Compromised data security cases have been prevalent in the media with major organisations such as Optus and Medibank making news headlines after experiencing crippling data security breaches. Data security attacks are nothing new and as personal and corporate data continues to grow, so do the number of cyberattacks. In fact, according to a recent Surfshark report (published on 19th October 2022), global data breaches have increased by 70 percent in the third quarter of 2022, compared to the second quarter. "In the last three months alone, a total of 108.9M accounts were breached globally, meaning that 14 accounts were leaked every second, as opposed to 8 per second in Q2."
Is your business prepared for a cyber-attack incident?
As data breaches are becoming more frequent, how well protected is your company data from the potentially devastating consequences of a data breach? Personal and work data exist across multiple platforms and devices which presents an advantage to hackers, giving them more points of access to sensitive information. Having strong systems around managing your business and employee data stored on company devices is crucial to mitigating the risk of a data leak.
During the decommissioning of company devices, such as laptops and mobile phones, personal data is at risk. Data destruction processes such as a factory reset and drive reformatting may appear to wipe a device clean, however there is no guarantee that data sanitisation has taken place. A study conducted by our data sanitisation partner Blancco found that “40 percent of second-hand hard drives contained data leftover from the previous user” with 15 percent of these drives still retaining highly sensitive information that could be catastrophic in the hands of identity thieves and hackers.
Many companies do not safely erase all business and personal data from discontinued or faulty devices. These devices are often offered to staff for free or through a buyback program, posing a significant threat of data ending up in the hands of a third party. It is recommended to engage with a certified data security firm to run a full data sanitisation process on site for all rotated and decommissioned devices to safeguard against residual data falling into the wrong hands. PhoneCycle offers free data erasure on all trade-in mobile phones. Our data sanitisation service is certified by ADISA, a certification body verifying regulatory compliance and best practice for data sanitisation and data protection. Our service will remove your data and establish an audit trail. We provide a certificate verifying that an overwrite has successfully removed data off each device we process on your behalf.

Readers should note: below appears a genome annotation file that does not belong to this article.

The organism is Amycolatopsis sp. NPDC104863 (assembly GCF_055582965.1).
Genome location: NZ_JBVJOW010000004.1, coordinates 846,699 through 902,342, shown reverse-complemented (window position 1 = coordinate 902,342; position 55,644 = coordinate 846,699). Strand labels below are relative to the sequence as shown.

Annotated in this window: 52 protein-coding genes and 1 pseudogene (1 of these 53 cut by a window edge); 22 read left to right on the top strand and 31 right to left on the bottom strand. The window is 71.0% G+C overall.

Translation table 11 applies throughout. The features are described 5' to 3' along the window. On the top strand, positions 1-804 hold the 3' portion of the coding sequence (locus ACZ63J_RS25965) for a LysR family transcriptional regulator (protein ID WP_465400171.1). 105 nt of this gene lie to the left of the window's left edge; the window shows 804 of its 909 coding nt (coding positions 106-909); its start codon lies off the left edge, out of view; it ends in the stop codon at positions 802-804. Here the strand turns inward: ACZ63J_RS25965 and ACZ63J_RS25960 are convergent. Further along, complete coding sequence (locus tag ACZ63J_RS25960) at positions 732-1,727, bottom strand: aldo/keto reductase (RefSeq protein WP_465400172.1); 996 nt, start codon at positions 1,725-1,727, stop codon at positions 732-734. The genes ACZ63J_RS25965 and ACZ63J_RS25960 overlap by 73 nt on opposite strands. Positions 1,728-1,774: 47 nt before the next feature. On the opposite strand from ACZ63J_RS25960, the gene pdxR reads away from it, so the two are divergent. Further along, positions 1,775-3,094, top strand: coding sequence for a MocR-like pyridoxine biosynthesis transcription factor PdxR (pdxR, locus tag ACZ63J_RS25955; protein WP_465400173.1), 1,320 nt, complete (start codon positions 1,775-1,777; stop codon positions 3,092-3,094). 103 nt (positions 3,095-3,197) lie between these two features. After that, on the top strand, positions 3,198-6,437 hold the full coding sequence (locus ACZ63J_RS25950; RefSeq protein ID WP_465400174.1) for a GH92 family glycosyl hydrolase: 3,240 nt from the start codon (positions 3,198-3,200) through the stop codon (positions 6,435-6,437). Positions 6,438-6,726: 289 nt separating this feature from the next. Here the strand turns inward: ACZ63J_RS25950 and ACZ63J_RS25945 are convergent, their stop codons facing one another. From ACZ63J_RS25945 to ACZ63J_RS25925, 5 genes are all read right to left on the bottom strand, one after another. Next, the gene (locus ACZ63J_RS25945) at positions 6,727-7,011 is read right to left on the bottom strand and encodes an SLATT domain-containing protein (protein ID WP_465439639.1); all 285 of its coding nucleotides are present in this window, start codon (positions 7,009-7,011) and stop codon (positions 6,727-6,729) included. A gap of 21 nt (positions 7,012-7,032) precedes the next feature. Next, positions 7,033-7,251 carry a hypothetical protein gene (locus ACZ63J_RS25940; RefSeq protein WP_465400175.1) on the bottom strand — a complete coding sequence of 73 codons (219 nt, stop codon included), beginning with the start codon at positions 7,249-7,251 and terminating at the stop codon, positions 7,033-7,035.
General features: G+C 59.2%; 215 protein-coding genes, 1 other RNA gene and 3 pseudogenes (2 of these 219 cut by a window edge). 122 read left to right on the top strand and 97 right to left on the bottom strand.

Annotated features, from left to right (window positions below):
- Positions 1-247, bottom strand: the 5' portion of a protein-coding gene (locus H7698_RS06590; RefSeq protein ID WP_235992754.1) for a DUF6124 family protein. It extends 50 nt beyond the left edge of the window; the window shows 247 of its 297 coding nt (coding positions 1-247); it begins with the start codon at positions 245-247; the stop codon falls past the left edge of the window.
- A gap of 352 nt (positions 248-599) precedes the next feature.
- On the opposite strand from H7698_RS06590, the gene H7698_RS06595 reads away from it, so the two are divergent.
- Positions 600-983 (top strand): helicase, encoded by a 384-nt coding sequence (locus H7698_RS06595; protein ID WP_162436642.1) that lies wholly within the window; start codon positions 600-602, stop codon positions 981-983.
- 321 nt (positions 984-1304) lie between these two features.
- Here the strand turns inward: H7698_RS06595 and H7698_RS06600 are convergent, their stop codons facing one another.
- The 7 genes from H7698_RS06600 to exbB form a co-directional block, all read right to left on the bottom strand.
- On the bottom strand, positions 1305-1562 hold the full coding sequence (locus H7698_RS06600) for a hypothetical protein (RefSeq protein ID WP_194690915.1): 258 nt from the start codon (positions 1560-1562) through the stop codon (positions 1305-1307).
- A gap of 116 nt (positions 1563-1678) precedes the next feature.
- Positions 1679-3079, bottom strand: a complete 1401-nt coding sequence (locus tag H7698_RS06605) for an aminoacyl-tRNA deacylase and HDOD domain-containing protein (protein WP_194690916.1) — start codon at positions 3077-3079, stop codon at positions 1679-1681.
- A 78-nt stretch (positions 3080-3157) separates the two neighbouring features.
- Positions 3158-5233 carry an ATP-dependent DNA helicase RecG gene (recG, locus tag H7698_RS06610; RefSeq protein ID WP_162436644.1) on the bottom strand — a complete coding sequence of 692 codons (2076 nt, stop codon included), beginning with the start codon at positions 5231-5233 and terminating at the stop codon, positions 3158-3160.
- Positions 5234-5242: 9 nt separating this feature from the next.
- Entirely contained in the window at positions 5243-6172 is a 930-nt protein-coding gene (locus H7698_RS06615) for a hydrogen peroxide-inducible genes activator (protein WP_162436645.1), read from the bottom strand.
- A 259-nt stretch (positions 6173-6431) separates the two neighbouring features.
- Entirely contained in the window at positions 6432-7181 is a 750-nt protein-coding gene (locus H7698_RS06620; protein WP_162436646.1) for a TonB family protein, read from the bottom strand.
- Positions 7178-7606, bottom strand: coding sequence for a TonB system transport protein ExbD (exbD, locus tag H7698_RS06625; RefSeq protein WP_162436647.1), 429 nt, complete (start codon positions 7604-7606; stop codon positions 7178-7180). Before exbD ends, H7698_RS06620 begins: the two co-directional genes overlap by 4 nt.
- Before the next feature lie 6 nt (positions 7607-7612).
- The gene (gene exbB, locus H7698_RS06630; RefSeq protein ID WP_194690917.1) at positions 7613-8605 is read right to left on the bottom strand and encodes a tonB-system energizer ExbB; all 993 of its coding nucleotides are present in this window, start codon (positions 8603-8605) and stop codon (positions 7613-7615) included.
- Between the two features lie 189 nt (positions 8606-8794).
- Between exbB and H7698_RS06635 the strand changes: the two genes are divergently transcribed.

For end-of-life laptops, PhoneCycle is a licenced Blancco provider. Blancco is a robust data sanitisation software that permanently erases sensitive data from any drive, from HDDs to SSDs, and NVMes, including self-encrypting drives. A Certificate of Data Erasure is also provided for auditing records.
What other implementations can be put in place to bolster data security?
Establish a cyber security incident response plan (CSIRP) before an attack has taken place, to ensure an organisation’s resilience to cyber threats. A CSIRP is a formal document consisting of staff training around data safety awareness and company policies and procedures designed to address potential cyber threats and the steps involved to address a data breach if one occurs.